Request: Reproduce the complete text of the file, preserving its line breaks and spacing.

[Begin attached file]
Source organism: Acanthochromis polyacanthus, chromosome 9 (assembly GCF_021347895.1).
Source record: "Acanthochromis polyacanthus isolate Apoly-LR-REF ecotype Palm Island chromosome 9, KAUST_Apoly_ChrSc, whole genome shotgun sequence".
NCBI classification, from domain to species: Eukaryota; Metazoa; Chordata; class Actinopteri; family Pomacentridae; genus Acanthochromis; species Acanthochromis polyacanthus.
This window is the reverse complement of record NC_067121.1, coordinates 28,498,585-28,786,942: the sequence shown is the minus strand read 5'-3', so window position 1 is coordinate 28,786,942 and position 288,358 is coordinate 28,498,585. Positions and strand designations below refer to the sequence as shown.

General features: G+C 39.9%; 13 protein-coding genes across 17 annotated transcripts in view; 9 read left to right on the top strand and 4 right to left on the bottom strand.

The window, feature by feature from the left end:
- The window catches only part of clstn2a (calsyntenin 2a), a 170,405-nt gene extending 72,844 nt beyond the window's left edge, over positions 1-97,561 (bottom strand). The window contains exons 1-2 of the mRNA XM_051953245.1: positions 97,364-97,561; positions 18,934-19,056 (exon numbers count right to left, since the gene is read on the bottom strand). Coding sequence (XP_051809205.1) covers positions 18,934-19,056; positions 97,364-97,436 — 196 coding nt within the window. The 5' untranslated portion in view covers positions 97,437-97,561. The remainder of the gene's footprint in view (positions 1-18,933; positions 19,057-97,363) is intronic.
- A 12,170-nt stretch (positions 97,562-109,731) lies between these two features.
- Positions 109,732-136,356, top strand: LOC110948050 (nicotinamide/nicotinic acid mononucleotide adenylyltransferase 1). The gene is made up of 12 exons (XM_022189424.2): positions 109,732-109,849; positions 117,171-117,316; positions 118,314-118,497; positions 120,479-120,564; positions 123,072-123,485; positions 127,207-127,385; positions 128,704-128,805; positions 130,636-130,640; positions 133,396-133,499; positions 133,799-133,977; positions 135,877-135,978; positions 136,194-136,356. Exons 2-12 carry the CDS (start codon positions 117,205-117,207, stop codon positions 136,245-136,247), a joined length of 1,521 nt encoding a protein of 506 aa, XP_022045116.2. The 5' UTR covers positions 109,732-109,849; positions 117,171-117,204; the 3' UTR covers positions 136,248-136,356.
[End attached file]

Source organism: Acanthochromis polyacanthus, chromosome 9 (assembly GCF_021347895.1).
Source record: "Acanthochromis polyacanthus isolate Apoly-LR-REF ecotype Palm Island chromosome 9, KAUST_Apoly_ChrSc, whole genome shotgun sequence".
NCBI classification, from domain to species: Eukaryota; Metazoa; Chordata; class Actinopteri; family Pomacentridae; genus Acanthochromis; species Acanthochromis polyacanthus.
This window is the reverse complement of record NC_067121.1, coordinates 28,498,585-28,786,942: the sequence shown is the minus strand read 5'-3', so window position 1 is coordinate 28,786,942 and position 288,358 is coordinate 28,498,585. Positions and strand designations below refer to the sequence as shown.

General features: G+C 39.9%; 13 protein-coding genes across 17 annotated transcripts in view; 9 read left to right on the top strand and 4 right to left on the bottom strand.

The window, feature by feature from the left end:
- The window catches only part of clstn2a (calsyntenin 2a), a 170,405-nt gene extending 72,844 nt beyond the window's left edge, over positions 1-97,561 (bottom strand). The window contains exons 1-2 of the mRNA XM_051953245.1: positions 97,364-97,561; positions 18,934-19,056 (exon numbers count right to left, since the gene is read on the bottom strand). Coding sequence (XP_051809205.1) covers positions 18,934-19,056; positions 97,364-97,436 — 196 coding nt within the window. The 5' untranslated portion in view covers positions 97,437-97,561. The remainder of the gene's footprint in view (positions 1-18,933; positions 19,057-97,363) is intronic.
- A 12,170-nt stretch (positions 97,562-109,731) lies between these two features.
- Positions 109,732-136,356, top strand: LOC110948050 (nicotinamide/nicotinic acid mononucleotide adenylyltransferase 1). The gene is made up of 12 exons (XM_022189424.2): positions 109,732-109,849; positions 117,171-117,316; positions 118,314-118,497; positions 120,479-120,564; positions 123,072-123,485; positions 127,207-127,385; positions 128,704-128,805; positions 130,636-130,640; positions 133,396-133,499; positions 133,799-133,977; positions 135,877-135,978; positions 136,194-136,356. Exons 2-12 carry the CDS (start codon positions 117,205-117,207, stop codon positions 136,245-136,247), a joined length of 1,521 nt encoding a protein of 506 aa, XP_022045116.2. The 5' UTR covers positions 109,732-109,849; positions 117,171-117,204; the 3' UTR covers positions 136,248-136,356.